“To Kill a Mockingbird” author Harper Lee died Friday. Here are local writers’ and actors’ responses when asked what the book meant to them and what its broader significance has been:

“She was a legend in publishing, the small-town girl who goes to New York to write a novel about her home town that becomes an enormous success and enables her to move back home and live a quiet private life and meanwhile her book goes on and on, a doorway for thousands of young people to enter into a fine appreciation of literature.”Garrison Keillor, author, “Lake Wobegon Days”

“ ‘To Kill a Mockingbird’ inspired so many writers, including myself, and her book is indispensable to our society, a reflection of good storytelling that goes beyond small town Alabama. Harper Lee never flaunted her success; she preferred to let her writing speak for itself. As Miss Maudie says in Mockingbird, ‘People in their right mind never take pride in their talents.’ ” Loretta Ellsworth, author of “In Search of Mockingbird”

"'To Kill a Mockingbird'--and 'Go Set a Watchman'--are evidence of how thoroughly alive and urgent books can be, how profoundly ingrained they become in our imaginations." — Julie Schumacher, author of “Dear Committee Members”

"Harper Lee accomplished exposing an ugly truth in American society through literature, which is often the only way it can be heard and believed." — Carolyn Holbrook, founder of SASE.

"The dream of every author is to create a work that is bigger than they are, large enough to confront the times in which they live. Lee was one of the few who did that. 'Mockingbird' appeared as the nation was grappling with the issue of race at a deeper level than ever before. Old customs were being challenged and standards for human conduct re-evaluated. We needed a story to make sense of it all." — Jonathan Odell, author of "Miss Hazel and the Rosa Parks League."

“It’s certainly no easy thing to sum up Harper Lee’s influence. What she managed to do in ‘Mockingbird’ was to broadcast and clarify this nation’s problem of racial hatred — and do it in a way readers could accept, because she showed it to us through a child’s eyes. ‘Go Set a Watchman,’ on the other hand, has challenged her vast readership to grapple with the unknowable chasm between the author as human being and the author as artist. (Though I have to doubt if that’s what she intended.)” Lin Enger, author of “The High Divide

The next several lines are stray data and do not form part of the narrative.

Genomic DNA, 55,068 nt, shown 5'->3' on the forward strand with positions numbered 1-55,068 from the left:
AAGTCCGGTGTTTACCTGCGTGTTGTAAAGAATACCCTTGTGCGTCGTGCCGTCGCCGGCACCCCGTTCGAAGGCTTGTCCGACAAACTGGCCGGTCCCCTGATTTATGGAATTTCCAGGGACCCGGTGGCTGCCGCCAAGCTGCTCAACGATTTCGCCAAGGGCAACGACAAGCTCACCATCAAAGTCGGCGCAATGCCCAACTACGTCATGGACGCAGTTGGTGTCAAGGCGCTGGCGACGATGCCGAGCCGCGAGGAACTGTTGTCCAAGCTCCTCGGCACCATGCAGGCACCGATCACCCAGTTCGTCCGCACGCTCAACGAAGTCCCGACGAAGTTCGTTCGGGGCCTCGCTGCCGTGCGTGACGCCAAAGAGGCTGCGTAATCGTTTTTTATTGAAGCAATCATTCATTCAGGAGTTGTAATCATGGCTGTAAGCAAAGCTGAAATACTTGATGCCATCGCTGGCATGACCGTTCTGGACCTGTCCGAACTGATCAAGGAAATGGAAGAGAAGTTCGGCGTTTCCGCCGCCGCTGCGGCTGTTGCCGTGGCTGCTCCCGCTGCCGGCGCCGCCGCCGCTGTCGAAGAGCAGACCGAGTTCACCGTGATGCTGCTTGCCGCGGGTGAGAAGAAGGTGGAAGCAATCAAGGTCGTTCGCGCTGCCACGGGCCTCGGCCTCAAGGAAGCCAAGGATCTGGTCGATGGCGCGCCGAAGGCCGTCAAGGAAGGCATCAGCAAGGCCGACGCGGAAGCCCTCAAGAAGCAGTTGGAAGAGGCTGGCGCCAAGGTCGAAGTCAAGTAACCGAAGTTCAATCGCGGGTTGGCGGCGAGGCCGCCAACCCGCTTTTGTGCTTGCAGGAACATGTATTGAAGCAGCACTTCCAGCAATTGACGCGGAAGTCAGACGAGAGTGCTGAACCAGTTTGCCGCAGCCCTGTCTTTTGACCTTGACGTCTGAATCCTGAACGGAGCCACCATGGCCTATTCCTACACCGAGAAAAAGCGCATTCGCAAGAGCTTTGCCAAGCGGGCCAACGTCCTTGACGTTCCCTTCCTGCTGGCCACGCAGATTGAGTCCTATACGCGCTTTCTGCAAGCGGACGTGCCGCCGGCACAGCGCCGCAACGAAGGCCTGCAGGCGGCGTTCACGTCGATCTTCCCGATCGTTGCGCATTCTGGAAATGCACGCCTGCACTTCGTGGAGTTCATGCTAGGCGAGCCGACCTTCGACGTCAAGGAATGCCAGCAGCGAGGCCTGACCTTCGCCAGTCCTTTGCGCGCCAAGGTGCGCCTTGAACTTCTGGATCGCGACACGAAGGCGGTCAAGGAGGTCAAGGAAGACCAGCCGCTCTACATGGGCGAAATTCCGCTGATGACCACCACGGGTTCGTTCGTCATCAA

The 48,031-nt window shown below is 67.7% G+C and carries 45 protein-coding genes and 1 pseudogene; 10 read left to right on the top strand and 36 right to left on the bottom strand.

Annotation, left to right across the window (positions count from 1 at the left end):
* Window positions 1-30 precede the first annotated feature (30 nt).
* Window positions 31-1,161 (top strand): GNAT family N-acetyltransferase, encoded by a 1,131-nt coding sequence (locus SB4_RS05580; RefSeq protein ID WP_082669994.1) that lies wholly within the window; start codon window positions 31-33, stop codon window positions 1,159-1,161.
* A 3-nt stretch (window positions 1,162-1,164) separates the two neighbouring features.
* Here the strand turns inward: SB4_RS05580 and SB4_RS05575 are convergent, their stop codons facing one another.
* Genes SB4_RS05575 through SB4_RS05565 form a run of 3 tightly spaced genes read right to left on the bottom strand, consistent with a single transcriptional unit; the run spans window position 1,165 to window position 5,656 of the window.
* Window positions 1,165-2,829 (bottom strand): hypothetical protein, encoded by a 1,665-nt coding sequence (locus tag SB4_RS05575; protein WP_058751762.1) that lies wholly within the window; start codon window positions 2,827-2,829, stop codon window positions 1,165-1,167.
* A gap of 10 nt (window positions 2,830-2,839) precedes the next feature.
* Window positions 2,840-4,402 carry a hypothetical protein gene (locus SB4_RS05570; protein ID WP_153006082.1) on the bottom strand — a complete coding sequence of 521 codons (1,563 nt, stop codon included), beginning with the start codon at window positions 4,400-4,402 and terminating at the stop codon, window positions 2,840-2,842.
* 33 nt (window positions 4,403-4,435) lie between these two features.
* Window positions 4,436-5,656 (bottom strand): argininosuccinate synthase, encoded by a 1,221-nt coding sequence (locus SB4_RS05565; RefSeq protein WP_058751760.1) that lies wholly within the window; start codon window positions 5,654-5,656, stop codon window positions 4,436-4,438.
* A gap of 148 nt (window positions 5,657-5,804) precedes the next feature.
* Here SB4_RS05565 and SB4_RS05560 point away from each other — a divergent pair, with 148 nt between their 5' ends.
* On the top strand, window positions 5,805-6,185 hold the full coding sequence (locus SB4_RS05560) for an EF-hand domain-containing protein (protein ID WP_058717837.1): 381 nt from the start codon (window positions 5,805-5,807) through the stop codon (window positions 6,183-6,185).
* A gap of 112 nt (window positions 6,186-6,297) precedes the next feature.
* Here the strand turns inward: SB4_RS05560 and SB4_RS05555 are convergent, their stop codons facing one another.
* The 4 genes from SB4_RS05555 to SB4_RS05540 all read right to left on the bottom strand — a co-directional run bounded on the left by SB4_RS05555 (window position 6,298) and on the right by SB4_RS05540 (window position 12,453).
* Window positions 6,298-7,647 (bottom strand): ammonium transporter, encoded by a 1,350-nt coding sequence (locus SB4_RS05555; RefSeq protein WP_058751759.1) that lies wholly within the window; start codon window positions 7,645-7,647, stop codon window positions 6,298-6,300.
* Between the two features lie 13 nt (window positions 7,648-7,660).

“ ‘To Kill a Mockingbird’ is one of those rare novels that helped, and continues to help, a whole society reckon with big, painful truths. It’s a book everyone should read, and re-read.” Peter Campion, author of “Other People”

“I think ‘To Kill a Mockingbird’ is the great American novel but tends to be under-recongized as such because it is written about a girl, and was written by a woman. It touches the lives of so many Americans because it wrestles with fundamentally American questions: how do we all live together in spite of our differences? Who is in our community and who is an outsider? How do we create equality for all? Lee asks all these questions through the eyes of an innocent, Scout, which makes us stop and ask ourselves all the questions. Scout learns that, when we fear the other, when we turn a part of our society into ‘Boo Radley,’ we hurt ourselves and our whole community.” Swati Avasthi, author of “Chasing Shadows”

“Harper Lee is gone, but the beauty and brilliance and mighty strength of her work will live with us forever.” Carol Connolly, St. Paul poet laureate

“Last summer I was lucky enough to be part of a commemorative reading that celebrated the publication of ‘Go Set a Watchman’ by reading aloud, chapter by chapter, all of ‘To Kill a Mockingbird.’ I loved this book when I taught it to my high school students, but over a decade had passed since I’d picked it up. I’d forgotten the simple lyrical grace of Harper Lee’s writing, her wit and insight into human foibles, her subtle commentary on Southern culture. I’d forgotten the marvelous charms of her narrator, Scout. Much has been written about both of her books’ importance, to the Civil Rights movement then and enduring issues of racial justice now. This matters, of course, but if a book like ‘To Kill a Mockingbird’ endures over time,I believe it’s because it touches a collective longing inside us for connection and change. It breaks our hard-hearts, so we remember to see ourselves in the stranger, so we step for a moment beyond the narrow range of our own limitations. — Thomas Maltman, author of “Little Wolves